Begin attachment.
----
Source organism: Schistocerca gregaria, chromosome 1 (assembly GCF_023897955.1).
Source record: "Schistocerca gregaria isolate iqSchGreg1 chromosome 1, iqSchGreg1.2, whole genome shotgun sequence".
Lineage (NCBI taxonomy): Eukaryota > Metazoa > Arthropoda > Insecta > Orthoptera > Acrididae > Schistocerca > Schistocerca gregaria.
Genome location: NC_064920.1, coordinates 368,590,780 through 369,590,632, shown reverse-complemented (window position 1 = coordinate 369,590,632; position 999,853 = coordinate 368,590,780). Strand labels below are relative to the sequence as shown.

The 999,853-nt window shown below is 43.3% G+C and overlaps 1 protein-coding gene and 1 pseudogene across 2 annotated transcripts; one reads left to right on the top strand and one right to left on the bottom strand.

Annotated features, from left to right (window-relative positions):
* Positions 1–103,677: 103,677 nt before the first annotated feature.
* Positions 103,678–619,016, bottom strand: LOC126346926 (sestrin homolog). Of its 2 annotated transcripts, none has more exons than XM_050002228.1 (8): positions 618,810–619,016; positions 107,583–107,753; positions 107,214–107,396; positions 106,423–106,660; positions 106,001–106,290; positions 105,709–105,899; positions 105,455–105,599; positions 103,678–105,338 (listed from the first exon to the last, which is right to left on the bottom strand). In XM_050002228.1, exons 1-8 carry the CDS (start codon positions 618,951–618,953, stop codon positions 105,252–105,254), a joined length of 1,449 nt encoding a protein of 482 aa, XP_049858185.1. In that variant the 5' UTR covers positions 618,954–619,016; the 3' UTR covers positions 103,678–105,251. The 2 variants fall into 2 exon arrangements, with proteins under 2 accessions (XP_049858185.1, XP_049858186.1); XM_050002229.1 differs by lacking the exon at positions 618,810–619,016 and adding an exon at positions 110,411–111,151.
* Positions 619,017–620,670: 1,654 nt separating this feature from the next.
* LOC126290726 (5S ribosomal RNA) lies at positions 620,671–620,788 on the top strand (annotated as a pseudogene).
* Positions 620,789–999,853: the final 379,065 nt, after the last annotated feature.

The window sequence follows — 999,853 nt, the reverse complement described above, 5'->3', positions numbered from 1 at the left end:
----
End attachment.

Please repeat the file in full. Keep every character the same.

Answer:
Source organism: Schistocerca gregaria, chromosome 1 (assembly GCF_023897955.1).
Source record: "Schistocerca gregaria isolate iqSchGreg1 chromosome 1, iqSchGreg1.2, whole genome shotgun sequence".
Lineage (NCBI taxonomy): Eukaryota > Metazoa > Arthropoda > Insecta > Orthoptera > Acrididae > Schistocerca > Schistocerca gregaria.
Genome location: NC_064920.1, coordinates 368,590,780 through 369,590,632, shown reverse-complemented (window position 1 = coordinate 369,590,632; position 999,853 = coordinate 368,590,780). Strand labels below are relative to the sequence as shown.

The 999,853-nt window shown below is 43.3% G+C and overlaps 1 protein-coding gene and 1 pseudogene across 2 annotated transcripts; one reads left to right on the top strand and one right to left on the bottom strand.

Annotated features, from left to right (window-relative positions):
* Positions 1–103,677: 103,677 nt before the first annotated feature.
* Positions 103,678–619,016, bottom strand: LOC126346926 (sestrin homolog). Of its 2 annotated transcripts, none has more exons than XM_050002228.1 (8): positions 618,810–619,016; positions 107,583–107,753; positions 107,214–107,396; positions 106,423–106,660; positions 106,001–106,290; positions 105,709–105,899; positions 105,455–105,599; positions 103,678–105,338 (listed from the first exon to the last, which is right to left on the bottom strand). In XM_050002228.1, exons 1-8 carry the CDS (start codon positions 618,951–618,953, stop codon positions 105,252–105,254), a joined length of 1,449 nt encoding a protein of 482 aa, XP_049858185.1. In that variant the 5' UTR covers positions 618,954–619,016; the 3' UTR covers positions 103,678–105,251. The 2 variants fall into 2 exon arrangements, with proteins under 2 accessions (XP_049858185.1, XP_049858186.1); XM_050002229.1 differs by lacking the exon at positions 618,810–619,016 and adding an exon at positions 110,411–111,151.
* Positions 619,017–620,670: 1,654 nt separating this feature from the next.
* LOC126290726 (5S ribosomal RNA) lies at positions 620,671–620,788 on the top strand (annotated as a pseudogene).
* Positions 620,789–999,853: the final 379,065 nt, after the last annotated feature.

The window sequence follows — 999,853 nt, the reverse complement described above, 5'->3', positions numbered from 1 at the left end: